Konbu Dashi Soup with Egg and Scallion

Konbu Dashi Soup with Egg and Scallion

Experience the power of konbu in this simple and tasty Japanese soup recipe prepared by Atsushi. Infusing water with umami, the konbu serves as a flavorful foundation for the dish, which also includes beaten eggs, sliced scallions, mirin, and usukuchi soy sauce. Follow the technique and tips to create a delicious and flavorful soup for a quick and satisfying meal.

This dish, like the konbu dashi soup with clams, once again demonstrates the power of konbu, which infuses water with an irresistible savoriness or umami to serve as a flavor foundation for other ingredients. In this case, Atsushi prepared a simple soup with egg and scallion that was fast to prepare and extremely tasty.

What you need:

  • Konbu, about 4 inches
  • 2 cups or so of water
  • 2 eggs, beaten well in a cup
  • Mirin
  • Usukuchi soy sauce (see this post)
  • Handful of scallions, finely sliced

The technique: First, let me talk for a second about the method for slicing scallions I picked up working at Matsuri. I can't remember if I discussed this already on the Report, so here it goes: After you slice scallions, stick them in a strainer and soak under cold running water (or in a big bowl of cold water) for at least 20-30 minutes. Now transfer handfuls of the scallions to a clean dish towel and wring them out, squeezing out excess water and juices. The purpose of this is rid the scallions of bitterness and preserve them. After wringing spread, them out to dry a bit on a tray, then store in an air tight container. Prepared this way, the scallions will last several days in the fridge, and will add a clean, oniony flavor to dishes.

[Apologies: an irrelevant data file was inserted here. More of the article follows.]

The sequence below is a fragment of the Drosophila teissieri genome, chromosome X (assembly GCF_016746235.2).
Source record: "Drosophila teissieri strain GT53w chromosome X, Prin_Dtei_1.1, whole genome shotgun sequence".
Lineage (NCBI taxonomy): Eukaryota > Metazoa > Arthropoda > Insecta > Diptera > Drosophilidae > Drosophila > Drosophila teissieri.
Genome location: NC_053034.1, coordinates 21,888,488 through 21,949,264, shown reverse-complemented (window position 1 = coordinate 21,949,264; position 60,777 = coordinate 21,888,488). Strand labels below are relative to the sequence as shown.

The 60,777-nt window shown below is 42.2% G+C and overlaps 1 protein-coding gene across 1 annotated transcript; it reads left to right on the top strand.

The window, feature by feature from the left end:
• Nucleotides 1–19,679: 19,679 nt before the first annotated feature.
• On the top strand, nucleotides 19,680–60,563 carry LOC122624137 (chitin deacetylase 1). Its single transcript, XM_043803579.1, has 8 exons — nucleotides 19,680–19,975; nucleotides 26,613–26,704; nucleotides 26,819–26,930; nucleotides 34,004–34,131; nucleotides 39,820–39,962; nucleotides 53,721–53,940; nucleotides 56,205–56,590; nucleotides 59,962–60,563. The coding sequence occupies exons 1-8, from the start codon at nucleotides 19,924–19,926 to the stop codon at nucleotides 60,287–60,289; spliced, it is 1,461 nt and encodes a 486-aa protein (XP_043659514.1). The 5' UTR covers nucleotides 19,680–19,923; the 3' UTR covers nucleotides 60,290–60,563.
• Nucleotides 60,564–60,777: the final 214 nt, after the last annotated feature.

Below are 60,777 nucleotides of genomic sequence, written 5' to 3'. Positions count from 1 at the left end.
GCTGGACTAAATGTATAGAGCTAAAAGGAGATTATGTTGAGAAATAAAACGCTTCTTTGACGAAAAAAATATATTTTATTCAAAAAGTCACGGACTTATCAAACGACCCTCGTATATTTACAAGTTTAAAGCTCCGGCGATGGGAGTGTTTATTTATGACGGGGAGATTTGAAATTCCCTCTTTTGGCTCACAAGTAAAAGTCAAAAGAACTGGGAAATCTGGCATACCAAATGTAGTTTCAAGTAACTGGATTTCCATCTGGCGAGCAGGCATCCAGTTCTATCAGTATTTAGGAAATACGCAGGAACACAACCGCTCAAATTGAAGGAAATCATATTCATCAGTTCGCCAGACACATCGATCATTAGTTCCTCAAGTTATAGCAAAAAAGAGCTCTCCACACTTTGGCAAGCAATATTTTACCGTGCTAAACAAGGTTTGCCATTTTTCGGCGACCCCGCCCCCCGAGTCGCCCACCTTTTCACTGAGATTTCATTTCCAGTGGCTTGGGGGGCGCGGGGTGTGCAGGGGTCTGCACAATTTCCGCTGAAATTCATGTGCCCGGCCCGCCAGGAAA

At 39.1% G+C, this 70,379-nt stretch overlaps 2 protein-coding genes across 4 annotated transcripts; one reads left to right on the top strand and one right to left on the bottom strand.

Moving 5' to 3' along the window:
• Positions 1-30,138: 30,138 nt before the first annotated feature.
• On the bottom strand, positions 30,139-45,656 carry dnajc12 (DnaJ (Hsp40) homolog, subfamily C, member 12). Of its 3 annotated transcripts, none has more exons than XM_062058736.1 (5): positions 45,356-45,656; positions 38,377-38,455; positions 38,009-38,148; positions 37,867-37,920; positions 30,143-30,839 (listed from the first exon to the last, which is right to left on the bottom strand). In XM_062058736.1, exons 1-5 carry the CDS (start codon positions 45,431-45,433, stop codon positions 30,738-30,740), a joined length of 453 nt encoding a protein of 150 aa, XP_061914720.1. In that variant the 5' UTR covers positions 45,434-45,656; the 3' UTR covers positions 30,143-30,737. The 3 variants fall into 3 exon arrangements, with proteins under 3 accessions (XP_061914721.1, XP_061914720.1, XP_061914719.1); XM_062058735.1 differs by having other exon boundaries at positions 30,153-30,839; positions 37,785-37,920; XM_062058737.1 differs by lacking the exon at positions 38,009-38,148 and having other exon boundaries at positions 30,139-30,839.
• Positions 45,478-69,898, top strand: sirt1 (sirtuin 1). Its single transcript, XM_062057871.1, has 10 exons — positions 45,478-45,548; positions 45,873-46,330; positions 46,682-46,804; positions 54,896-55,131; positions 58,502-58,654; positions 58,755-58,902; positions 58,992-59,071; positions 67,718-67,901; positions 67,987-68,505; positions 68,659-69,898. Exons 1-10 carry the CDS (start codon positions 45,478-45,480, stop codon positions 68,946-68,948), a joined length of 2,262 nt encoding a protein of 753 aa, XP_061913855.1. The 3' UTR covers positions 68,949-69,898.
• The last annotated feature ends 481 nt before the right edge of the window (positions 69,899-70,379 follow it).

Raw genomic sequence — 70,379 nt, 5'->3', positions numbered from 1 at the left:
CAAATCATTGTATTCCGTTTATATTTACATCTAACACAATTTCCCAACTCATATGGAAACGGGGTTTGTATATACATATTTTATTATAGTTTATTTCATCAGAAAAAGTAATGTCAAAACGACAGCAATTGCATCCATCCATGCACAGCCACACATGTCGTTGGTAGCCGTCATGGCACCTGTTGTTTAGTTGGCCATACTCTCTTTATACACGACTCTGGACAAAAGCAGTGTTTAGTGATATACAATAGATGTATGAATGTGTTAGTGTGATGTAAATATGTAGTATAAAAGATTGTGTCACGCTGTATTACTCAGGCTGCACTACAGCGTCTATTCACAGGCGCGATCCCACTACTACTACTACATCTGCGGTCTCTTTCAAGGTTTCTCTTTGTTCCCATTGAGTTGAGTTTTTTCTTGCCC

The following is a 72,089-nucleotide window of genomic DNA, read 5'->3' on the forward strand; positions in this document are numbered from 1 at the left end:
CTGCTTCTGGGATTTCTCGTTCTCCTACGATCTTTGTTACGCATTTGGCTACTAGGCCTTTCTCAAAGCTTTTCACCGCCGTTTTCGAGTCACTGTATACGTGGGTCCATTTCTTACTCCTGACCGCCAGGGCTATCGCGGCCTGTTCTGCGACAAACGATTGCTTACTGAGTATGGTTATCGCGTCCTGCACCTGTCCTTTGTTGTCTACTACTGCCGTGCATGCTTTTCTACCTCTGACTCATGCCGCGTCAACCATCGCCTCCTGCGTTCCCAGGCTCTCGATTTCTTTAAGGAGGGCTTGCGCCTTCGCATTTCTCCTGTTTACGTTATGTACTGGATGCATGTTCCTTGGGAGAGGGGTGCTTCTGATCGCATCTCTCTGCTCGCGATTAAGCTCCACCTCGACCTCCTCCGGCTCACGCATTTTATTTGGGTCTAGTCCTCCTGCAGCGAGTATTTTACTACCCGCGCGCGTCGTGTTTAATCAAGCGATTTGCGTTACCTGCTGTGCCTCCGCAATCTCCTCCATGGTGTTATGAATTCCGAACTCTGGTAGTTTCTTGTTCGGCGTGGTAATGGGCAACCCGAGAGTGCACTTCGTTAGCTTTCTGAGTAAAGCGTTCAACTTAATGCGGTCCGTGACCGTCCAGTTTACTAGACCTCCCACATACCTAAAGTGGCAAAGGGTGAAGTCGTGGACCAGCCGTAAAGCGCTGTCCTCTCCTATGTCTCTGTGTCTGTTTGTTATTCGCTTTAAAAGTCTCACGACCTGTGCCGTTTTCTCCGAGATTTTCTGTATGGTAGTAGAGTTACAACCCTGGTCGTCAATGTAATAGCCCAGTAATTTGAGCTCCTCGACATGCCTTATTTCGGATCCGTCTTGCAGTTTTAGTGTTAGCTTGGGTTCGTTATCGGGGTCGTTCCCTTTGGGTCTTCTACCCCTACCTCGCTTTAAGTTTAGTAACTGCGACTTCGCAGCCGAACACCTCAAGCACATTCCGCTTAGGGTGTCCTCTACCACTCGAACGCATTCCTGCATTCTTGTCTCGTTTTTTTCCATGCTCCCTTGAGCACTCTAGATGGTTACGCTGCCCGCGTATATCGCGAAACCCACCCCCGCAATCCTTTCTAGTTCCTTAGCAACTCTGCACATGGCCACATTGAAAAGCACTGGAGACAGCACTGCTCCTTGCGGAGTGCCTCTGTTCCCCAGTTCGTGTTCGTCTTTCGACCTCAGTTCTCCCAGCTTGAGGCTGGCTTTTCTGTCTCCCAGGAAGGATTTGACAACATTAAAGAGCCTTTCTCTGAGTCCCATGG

Okay, back to the soup. Add a piece of konbu to the water and let it sit overnight. Bring to a boil and cook until white bubbles appear on the surface and the liquid gives off a konbu aroma. Remove any scum that appears, then remove the konbu. Lower heat and simmer.

Now add about a tablespoon of mirin and simmer the liquid for a few minutes so the alcohol from the mirin evaporates. Add about about a tablespoon and a half of soy sauce. Taste the liquid. "Not too dark, and not too light," is how Atsushi described it. You want a nice balance between sweet and savory, with neither flavor overpowering. Add a handful of sliced scallions and cook for a minute.

Turn up the heat so the liquid starts boiling. You're ready to swirl in the eggs at this point. Here's how: With one hand hold a pair of chopsticks together vertically against the lip of the cup with the beaten eggs, which you hold with your other hand, with the chopsticks' tips a couple of inches below the cup. So when you add the eggs they'll pour down the chopsticks in a thin, steady stream into the broth. Makes sense? Now pour the eggs in this manner into the boiling broth, swirling as you go. The eggs will cook as soon as they hit the water and combine with the scallions. Some of the egg may not be fully set, but they'll do so in another minute. Divide the broth and eggs into bowls and serve.

When you try this dish, I'd be grateful if you could let me know in the comments how it turns out. Did it work? Any questions or thoughts?